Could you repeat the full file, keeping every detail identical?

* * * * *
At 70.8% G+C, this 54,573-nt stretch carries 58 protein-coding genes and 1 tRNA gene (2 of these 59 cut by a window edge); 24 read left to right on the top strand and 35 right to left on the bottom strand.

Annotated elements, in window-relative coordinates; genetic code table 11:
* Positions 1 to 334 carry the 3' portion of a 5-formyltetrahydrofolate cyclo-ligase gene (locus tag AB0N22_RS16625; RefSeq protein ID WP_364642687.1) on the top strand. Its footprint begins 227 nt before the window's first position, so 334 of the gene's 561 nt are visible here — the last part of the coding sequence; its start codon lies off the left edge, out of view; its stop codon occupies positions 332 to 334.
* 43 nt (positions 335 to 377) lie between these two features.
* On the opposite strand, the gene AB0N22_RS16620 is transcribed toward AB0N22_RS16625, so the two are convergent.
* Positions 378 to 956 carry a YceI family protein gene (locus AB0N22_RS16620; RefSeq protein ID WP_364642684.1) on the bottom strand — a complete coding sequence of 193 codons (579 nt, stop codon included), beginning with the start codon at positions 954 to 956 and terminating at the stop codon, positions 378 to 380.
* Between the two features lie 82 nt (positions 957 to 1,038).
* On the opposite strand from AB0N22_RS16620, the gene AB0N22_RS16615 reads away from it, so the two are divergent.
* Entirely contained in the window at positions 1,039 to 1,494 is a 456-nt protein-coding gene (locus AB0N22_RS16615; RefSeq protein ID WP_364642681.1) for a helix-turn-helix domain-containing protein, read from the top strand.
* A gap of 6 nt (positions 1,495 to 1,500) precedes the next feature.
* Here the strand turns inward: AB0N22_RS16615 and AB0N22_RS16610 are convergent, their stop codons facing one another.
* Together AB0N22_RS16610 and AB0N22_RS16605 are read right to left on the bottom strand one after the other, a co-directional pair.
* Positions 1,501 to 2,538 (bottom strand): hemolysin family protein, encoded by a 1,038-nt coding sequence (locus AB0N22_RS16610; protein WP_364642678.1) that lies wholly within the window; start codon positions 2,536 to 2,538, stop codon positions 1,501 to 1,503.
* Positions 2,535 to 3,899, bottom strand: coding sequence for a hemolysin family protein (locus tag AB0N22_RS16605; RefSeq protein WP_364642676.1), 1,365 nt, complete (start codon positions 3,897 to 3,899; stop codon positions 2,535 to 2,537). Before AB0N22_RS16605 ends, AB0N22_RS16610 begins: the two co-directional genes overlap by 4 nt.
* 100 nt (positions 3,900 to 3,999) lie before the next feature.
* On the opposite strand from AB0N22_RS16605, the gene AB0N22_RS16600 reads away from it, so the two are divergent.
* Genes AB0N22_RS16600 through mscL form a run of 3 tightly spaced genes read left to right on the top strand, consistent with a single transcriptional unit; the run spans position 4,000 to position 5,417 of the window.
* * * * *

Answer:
At 70.8% G+C, this 54,573-nt stretch carries 58 protein-coding genes and 1 tRNA gene (2 of these 59 cut by a window edge); 24 read left to right on the top strand and 35 right to left on the bottom strand.

Annotated elements, in window-relative coordinates; genetic code table 11:
* Positions 1 to 334 carry the 3' portion of a 5-formyltetrahydrofolate cyclo-ligase gene (locus tag AB0N22_RS16625; RefSeq protein ID WP_364642687.1) on the top strand. Its footprint begins 227 nt before the window's first position, so 334 of the gene's 561 nt are visible here — the last part of the coding sequence; its start codon lies off the left edge, out of view; its stop codon occupies positions 332 to 334.
* 43 nt (positions 335 to 377) lie between these two features.
* On the opposite strand, the gene AB0N22_RS16620 is transcribed toward AB0N22_RS16625, so the two are convergent.
* Positions 378 to 956 carry a YceI family protein gene (locus AB0N22_RS16620; RefSeq protein ID WP_364642684.1) on the bottom strand — a complete coding sequence of 193 codons (579 nt, stop codon included), beginning with the start codon at positions 954 to 956 and terminating at the stop codon, positions 378 to 380.
* Between the two features lie 82 nt (positions 957 to 1,038).
* On the opposite strand from AB0N22_RS16620, the gene AB0N22_RS16615 reads away from it, so the two are divergent.
* Entirely contained in the window at positions 1,039 to 1,494 is a 456-nt protein-coding gene (locus AB0N22_RS16615; RefSeq protein ID WP_364642681.1) for a helix-turn-helix domain-containing protein, read from the top strand.
* A gap of 6 nt (positions 1,495 to 1,500) precedes the next feature.
* Here the strand turns inward: AB0N22_RS16615 and AB0N22_RS16610 are convergent, their stop codons facing one another.
* Together AB0N22_RS16610 and AB0N22_RS16605 are read right to left on the bottom strand one after the other, a co-directional pair.
* Positions 1,501 to 2,538 (bottom strand): hemolysin family protein, encoded by a 1,038-nt coding sequence (locus AB0N22_RS16610; protein WP_364642678.1) that lies wholly within the window; start codon positions 2,536 to 2,538, stop codon positions 1,501 to 1,503.
* Positions 2,535 to 3,899, bottom strand: coding sequence for a hemolysin family protein (locus tag AB0N22_RS16605; RefSeq protein WP_364642676.1), 1,365 nt, complete (start codon positions 3,897 to 3,899; stop codon positions 2,535 to 2,537). Before AB0N22_RS16605 ends, AB0N22_RS16610 begins: the two co-directional genes overlap by 4 nt.
* 100 nt (positions 3,900 to 3,999) lie before the next feature.
* On the opposite strand from AB0N22_RS16605, the gene AB0N22_RS16600 reads away from it, so the two are divergent.
* Genes AB0N22_RS16600 through mscL form a run of 3 tightly spaced genes read left to right on the top strand, consistent with a single transcriptional unit; the run spans position 4,000 to position 5,417 of the window.